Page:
The department also claims that § 4015.05C 5 of the manual provides a more specific definition of an inaccessible asset than does § 4001.01, one that requires an impediment raised by a third party.   We disagree with that construction of § 4015.05C. Uniform Policy Manual § 4015.05C lists five assets considered inaccessible;  the regulation provides, however, that inaccessible assets “include, but are not limited to” those contained in the list.  “[T]he statutory language ‘but is not limited to’ which is coupled with the enumeration of specific ․ [assets] is indicative of a legislative intent not to occupy the entire field by express definition․” Leib v. Board of Examiners for Nursing, 177 Conn. 78, 90, 411 A.2d 42 (1979).   Concluding that this nonexhaustive list constitutes a legal definition of the term “inaccessible assets” for purposes of general assistance program eligibility would render the definition contained in § 4001.01 unnecessary.   “[S]tatutes should be construed so that no part of a legislative enactment is to be treated as insignificant and unnecessary, and there is a presumption of purpose behind every sentence, clause or phrase in a legislative enactment.”  (Internal quotation marks  omitted.)  Biasetti v. Stamford, 250 Conn. 65, 81, 735 A.2d 321 (1999).   To give purpose to the complete wording of both § 4015.05C and § 4001.01, the list of inaccessible assets contained in Uniform Policy Manual § 4015.05C must be read as illustrating types of inaccessible assets as opposed to defining inaccessible assets.

The judgment is reversed and the case is remanded with direction to render judgment sustaining the plaintiff's appeal.


1.   In its memorandum of decision, the court raised, as an afterthought, whether it would not have been prudent to have appointed a conservator for the plaintiff.   We leave for another day the question of whether the appointment of a conservator would affect the accessibility of an asset.

2.   If the plaintiff's retirement account were considered an inaccessible asset for January and February, 2001, his assets during those months would total $570.94, placing those assets below the $1000 asset limit and making the plaintiff eligible for the general assistance program.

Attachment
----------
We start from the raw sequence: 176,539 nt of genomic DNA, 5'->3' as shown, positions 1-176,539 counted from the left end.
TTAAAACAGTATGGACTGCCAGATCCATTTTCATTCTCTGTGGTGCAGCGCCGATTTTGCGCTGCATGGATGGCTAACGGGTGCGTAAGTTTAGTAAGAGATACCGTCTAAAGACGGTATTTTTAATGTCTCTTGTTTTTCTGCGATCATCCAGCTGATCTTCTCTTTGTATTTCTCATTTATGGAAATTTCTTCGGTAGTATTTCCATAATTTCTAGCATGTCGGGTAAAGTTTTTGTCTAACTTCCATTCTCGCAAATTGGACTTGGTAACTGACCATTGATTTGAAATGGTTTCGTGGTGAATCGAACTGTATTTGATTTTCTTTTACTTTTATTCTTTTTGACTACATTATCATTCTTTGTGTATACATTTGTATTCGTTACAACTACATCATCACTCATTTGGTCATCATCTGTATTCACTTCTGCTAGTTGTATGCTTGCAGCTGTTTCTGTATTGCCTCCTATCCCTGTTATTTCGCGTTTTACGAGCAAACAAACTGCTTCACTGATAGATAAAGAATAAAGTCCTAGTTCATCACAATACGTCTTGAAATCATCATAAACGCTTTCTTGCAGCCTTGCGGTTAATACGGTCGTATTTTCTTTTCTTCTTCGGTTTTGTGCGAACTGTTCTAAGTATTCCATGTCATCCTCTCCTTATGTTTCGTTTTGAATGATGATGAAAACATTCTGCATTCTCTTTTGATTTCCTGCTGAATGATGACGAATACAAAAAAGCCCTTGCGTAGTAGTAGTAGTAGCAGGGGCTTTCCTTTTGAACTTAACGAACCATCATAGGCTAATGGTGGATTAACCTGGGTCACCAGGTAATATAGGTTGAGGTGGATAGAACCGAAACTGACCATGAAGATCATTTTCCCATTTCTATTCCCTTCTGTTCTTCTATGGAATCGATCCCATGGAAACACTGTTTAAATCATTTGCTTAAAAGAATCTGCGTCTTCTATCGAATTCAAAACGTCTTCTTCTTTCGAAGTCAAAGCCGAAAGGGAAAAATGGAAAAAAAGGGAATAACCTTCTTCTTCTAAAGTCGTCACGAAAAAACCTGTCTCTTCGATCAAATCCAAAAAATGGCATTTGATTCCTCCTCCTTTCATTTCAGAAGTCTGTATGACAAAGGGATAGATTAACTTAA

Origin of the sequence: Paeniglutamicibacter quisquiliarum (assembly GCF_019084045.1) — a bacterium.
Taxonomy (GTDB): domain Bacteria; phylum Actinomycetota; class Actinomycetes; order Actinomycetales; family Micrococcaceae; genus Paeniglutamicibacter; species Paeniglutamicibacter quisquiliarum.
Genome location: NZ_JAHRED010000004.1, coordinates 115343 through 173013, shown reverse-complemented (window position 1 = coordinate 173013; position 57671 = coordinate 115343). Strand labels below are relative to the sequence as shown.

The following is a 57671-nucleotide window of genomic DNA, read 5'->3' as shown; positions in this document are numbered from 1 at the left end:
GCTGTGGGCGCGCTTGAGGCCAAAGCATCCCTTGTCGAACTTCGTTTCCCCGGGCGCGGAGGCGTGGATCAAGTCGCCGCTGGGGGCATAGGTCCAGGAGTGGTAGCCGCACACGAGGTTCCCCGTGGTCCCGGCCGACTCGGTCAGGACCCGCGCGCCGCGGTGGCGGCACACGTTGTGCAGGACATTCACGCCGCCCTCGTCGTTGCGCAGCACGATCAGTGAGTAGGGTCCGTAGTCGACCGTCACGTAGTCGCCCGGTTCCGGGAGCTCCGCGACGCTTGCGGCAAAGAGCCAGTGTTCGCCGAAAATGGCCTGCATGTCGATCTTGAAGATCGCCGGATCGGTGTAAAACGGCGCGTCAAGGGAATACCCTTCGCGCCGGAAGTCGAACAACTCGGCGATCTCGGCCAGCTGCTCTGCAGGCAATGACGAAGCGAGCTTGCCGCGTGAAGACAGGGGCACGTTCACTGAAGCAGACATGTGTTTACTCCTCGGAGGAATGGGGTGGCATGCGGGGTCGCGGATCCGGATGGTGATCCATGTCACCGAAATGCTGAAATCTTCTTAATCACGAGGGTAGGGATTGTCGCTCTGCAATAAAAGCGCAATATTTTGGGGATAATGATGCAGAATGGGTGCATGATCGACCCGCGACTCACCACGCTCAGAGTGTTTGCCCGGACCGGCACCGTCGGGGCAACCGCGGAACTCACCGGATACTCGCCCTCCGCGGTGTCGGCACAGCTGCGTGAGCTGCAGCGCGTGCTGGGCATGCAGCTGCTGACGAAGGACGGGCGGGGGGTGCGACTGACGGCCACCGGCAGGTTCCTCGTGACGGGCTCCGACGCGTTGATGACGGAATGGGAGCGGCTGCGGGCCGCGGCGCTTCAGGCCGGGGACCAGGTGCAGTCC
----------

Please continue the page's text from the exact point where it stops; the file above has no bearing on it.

3.   Uniform Policy Manual § 4001.01 provides in relevant part:  “An inaccessible asset is an asset which someone owns but, for some reason beyond his or her control, cannot readily convert to cash.”

4.   One of the tests established by General Statutes § 42-152 to determine whether a document is written in plain language is whether that document uses everyday words.   Likewise, under General Statutes §§ 38a-295 to 38a-300, the Insurance Plain Language Act, “readable language” is, in part, comprised of “readily understandable terms․” General Statutes § 38a-297 (a).

5.   Uniform Policy Manual § 4015.05C, entitled “Types of Inaccessible Assets,” provides:  “Assets considered inaccessible to the assistance unit include, but are not limited to:“1. property in probate;“2. a jointly held asset which cannot practically be subdivided and which a joint holder refuses to liquidate;“3. a security deposit on rental property or utilities;“4. a trust in which the trustee who is a person or institution not under the direction of the assistance unit, refuses to release all or part of the funds to the unit.   This type of asset is sometimes considered available to the assistance unit in the MA program, however, as described in Section 4030;“5. personal property which is no longer in the physical possession of the assistance unit if the person now possessing the asset refuses to return it to the unit.”


In this opinion the other judges concurred.